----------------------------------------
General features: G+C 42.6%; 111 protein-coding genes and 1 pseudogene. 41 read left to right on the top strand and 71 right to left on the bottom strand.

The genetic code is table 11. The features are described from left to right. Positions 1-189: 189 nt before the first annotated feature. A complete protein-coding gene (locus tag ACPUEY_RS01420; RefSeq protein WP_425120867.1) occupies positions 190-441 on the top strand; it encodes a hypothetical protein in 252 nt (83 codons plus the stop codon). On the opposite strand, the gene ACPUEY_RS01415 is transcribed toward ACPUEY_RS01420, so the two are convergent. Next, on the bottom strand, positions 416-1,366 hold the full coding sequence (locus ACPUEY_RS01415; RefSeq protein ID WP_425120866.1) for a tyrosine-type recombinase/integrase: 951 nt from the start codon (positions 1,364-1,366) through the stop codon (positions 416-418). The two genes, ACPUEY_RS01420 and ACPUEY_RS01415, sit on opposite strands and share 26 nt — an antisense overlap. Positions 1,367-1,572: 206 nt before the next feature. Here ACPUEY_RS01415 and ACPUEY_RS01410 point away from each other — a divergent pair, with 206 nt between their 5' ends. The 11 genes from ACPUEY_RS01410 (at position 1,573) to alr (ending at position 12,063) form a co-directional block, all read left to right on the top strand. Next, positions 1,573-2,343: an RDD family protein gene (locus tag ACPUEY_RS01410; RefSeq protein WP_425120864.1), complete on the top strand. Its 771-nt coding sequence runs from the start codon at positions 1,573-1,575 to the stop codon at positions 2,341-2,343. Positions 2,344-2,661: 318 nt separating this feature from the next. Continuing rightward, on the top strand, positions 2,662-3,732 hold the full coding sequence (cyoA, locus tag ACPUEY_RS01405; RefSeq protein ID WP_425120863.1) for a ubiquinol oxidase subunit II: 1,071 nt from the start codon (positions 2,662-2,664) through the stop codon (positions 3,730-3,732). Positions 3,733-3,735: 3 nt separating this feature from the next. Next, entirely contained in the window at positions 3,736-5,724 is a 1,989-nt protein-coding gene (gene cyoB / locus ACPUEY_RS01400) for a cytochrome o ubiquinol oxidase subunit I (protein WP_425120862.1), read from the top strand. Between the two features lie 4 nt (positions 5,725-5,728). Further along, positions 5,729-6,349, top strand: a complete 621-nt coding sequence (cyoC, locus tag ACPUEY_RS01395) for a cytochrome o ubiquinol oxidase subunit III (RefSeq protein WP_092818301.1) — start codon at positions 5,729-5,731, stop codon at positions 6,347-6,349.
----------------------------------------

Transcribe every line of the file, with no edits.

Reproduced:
General features: G+C 42.6%; 111 protein-coding genes and 1 pseudogene. 41 read left to right on the top strand and 71 right to left on the bottom strand.

The genetic code is table 11. The features are described from left to right. Positions 1-189: 189 nt before the first annotated feature. A complete protein-coding gene (locus tag ACPUEY_RS01420; RefSeq protein WP_425120867.1) occupies positions 190-441 on the top strand; it encodes a hypothetical protein in 252 nt (83 codons plus the stop codon). On the opposite strand, the gene ACPUEY_RS01415 is transcribed toward ACPUEY_RS01420, so the two are convergent. Next, on the bottom strand, positions 416-1,366 hold the full coding sequence (locus ACPUEY_RS01415; RefSeq protein ID WP_425120866.1) for a tyrosine-type recombinase/integrase: 951 nt from the start codon (positions 1,364-1,366) through the stop codon (positions 416-418). The two genes, ACPUEY_RS01420 and ACPUEY_RS01415, sit on opposite strands and share 26 nt — an antisense overlap. Positions 1,367-1,572: 206 nt before the next feature. Here ACPUEY_RS01415 and ACPUEY_RS01410 point away from each other — a divergent pair, with 206 nt between their 5' ends. The 11 genes from ACPUEY_RS01410 (at position 1,573) to alr (ending at position 12,063) form a co-directional block, all read left to right on the top strand. Next, positions 1,573-2,343: an RDD family protein gene (locus tag ACPUEY_RS01410; RefSeq protein WP_425120864.1), complete on the top strand. Its 771-nt coding sequence runs from the start codon at positions 1,573-1,575 to the stop codon at positions 2,341-2,343. Positions 2,344-2,661: 318 nt separating this feature from the next. Continuing rightward, on the top strand, positions 2,662-3,732 hold the full coding sequence (cyoA, locus tag ACPUEY_RS01405; RefSeq protein ID WP_425120863.1) for a ubiquinol oxidase subunit II: 1,071 nt from the start codon (positions 2,662-2,664) through the stop codon (positions 3,730-3,732). Positions 3,733-3,735: 3 nt separating this feature from the next. Next, entirely contained in the window at positions 3,736-5,724 is a 1,989-nt protein-coding gene (gene cyoB / locus ACPUEY_RS01400) for a cytochrome o ubiquinol oxidase subunit I (protein WP_425120862.1), read from the top strand. Between the two features lie 4 nt (positions 5,725-5,728). Further along, positions 5,729-6,349, top strand: a complete 621-nt coding sequence (cyoC, locus tag ACPUEY_RS01395) for a cytochrome o ubiquinol oxidase subunit III (RefSeq protein WP_092818301.1) — start codon at positions 5,729-5,731, stop codon at positions 6,347-6,349.